Donald Trump Stuns the Middle East by Sending an Honest Broker

By Raphael Ahren

Times of Israel

March 17, 2017


Something unusual happened on the White House’s homepage the day after Prime Minister Benjamin Netanyahu met US President Donald Trump for the first time in the Oval Office.

Netanyahu was still in Washington on the evening of February 16 when, between 9:30 and 10 p.m., a new link appeared at the bottom of the site, under the category “Get Involved,” together with items in support of “empowering female leaders,” Trump’s plan to boost employment, and his nominee for the Supreme Court, Neil Gorsuch.

Entitled “President Trump Stands With Israel,” the new link led to a page on which the leader of the free world declares, with no further explanation, that he “stands in solidarity with Israel to reaffirm the unbreakable bond between our two nations and to promote security and prosperity for all.”

The page invites users to sign up with their names and email addresses to show that they stand “with President Trump and Prime Minister Netanyahu.”

While the president’s friendship with Netanyahu is no secret, having this item permanently placed on the White House homepage — it’s still there as of this writing, a month after Netanyahu’s visit — is exceedingly surprising. No other foreign country, let alone a single politician from a foreign country, has been given this honor.

And yet, after nearly a full week during which his special representative for international negotiations, Jason Dov Greenblatt, toured the region in a bid to revive the stalled Israeli-Palestinian peace process, one cannot help getting the impression that in the months ahead, Washington will not unconditionally side with Jerusalem on all matters relating to the conflict. Greenblatt’s schedule, interactions and comments plainly signal a genuine attempt to take Ramallah’s concerns into consideration as well.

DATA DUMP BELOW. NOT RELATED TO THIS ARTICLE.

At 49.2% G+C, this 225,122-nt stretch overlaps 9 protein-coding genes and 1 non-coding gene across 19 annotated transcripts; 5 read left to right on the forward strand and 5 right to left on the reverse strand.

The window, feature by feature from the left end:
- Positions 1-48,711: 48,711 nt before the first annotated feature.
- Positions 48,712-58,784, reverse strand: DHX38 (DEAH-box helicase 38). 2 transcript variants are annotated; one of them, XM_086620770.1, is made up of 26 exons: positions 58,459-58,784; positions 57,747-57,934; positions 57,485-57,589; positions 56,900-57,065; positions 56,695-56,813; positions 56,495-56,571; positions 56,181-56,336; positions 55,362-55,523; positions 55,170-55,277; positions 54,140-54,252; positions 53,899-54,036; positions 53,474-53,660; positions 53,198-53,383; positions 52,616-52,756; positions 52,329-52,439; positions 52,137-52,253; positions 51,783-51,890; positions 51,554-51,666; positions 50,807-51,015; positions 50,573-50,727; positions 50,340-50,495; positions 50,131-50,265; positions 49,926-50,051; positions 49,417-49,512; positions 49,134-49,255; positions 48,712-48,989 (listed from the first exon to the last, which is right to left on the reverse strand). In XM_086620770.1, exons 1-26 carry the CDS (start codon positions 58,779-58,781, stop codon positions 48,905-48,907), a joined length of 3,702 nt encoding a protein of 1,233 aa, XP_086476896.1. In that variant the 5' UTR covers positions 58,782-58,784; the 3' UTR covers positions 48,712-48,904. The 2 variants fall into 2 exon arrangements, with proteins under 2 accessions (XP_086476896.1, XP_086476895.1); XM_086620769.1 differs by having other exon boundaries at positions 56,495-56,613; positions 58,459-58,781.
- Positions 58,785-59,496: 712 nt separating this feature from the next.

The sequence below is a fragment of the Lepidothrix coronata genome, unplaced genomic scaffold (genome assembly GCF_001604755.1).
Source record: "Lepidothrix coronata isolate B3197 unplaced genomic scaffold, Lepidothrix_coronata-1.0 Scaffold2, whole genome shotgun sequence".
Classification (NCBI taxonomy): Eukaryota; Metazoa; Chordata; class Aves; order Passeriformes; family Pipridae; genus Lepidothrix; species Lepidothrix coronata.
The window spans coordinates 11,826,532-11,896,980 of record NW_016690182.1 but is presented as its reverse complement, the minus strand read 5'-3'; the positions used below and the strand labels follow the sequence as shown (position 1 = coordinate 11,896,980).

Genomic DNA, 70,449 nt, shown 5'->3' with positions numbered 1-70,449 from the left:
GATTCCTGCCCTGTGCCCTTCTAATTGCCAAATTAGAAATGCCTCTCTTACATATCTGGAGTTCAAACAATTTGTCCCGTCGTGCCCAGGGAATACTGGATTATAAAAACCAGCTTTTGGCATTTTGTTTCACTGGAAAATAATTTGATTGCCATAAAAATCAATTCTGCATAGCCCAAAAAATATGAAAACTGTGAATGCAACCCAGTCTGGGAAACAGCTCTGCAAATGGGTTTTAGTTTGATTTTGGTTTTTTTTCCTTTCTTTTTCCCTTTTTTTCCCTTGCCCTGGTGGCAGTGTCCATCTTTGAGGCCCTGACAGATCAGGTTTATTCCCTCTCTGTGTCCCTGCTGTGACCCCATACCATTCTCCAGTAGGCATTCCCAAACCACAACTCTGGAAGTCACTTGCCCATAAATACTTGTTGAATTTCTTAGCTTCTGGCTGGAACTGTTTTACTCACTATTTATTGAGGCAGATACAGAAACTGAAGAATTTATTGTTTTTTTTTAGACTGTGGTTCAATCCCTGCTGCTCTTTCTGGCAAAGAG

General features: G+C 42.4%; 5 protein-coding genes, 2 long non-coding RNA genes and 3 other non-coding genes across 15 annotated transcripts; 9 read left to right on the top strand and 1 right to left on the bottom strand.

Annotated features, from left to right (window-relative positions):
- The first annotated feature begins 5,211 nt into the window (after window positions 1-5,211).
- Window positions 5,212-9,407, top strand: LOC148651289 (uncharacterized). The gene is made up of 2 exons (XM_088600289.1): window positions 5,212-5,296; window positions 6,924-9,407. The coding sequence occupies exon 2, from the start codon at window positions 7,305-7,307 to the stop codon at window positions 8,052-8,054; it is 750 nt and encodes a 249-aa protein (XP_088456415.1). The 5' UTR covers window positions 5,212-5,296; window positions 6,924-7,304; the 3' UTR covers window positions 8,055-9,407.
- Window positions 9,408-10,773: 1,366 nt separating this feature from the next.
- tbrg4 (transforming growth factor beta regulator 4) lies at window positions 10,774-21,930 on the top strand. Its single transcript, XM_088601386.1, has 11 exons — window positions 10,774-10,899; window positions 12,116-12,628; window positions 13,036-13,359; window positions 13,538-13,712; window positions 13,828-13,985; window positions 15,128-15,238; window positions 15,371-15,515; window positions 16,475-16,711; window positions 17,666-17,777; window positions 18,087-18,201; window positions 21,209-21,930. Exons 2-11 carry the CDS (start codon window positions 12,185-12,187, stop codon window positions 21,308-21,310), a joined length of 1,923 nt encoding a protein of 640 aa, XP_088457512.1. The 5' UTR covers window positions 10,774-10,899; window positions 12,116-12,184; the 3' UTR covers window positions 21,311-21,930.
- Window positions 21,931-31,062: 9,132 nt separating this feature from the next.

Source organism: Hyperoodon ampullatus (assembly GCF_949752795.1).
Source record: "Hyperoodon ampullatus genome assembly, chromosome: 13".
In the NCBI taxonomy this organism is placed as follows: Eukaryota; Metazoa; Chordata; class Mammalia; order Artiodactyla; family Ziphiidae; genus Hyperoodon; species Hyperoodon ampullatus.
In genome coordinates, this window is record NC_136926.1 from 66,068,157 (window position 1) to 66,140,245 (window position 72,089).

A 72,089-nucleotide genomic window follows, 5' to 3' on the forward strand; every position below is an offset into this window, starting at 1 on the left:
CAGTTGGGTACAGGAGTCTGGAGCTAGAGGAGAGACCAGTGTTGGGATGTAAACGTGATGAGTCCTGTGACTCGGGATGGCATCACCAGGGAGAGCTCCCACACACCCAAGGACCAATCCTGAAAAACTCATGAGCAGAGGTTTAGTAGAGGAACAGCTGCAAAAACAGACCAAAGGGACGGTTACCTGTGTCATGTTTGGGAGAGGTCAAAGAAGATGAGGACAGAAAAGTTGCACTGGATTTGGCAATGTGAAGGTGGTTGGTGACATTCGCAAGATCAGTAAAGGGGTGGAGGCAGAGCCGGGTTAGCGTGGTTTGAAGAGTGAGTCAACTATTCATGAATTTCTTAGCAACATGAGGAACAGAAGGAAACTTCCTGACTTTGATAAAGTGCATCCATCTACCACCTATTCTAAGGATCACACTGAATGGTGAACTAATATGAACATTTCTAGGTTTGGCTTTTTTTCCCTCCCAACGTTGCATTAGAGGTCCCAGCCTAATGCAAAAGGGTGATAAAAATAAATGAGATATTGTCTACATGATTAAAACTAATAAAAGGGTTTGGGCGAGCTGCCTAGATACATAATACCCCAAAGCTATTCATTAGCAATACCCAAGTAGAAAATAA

The envoy’s four-day visit, eight hours of which he spent in two sessions sitting in the Prime Minister’s Office, demonstrates quite clearly that Trump does not intend to be Netanyahu’s yes-man.

According to people who spoke with Greenblatt, his boss — who prides himself on having mastered the “art of the deal” — is determined to reach an Israeli-Palestinian peace agreement. Trump himself “expressed his strong desire to achieve a comprehensive, just, and lasting settlement to the Israeli-Palestinian conflict,” in a statement after he met Wednesday with Saudi Arabia’s Deputy Crown Prince Mohammed bin Salman. And Greenblatt worked exceedingly hard to be perceived by the players he met in Israel, the West Bank and Jordan as an honest broker.

The art of diplomacy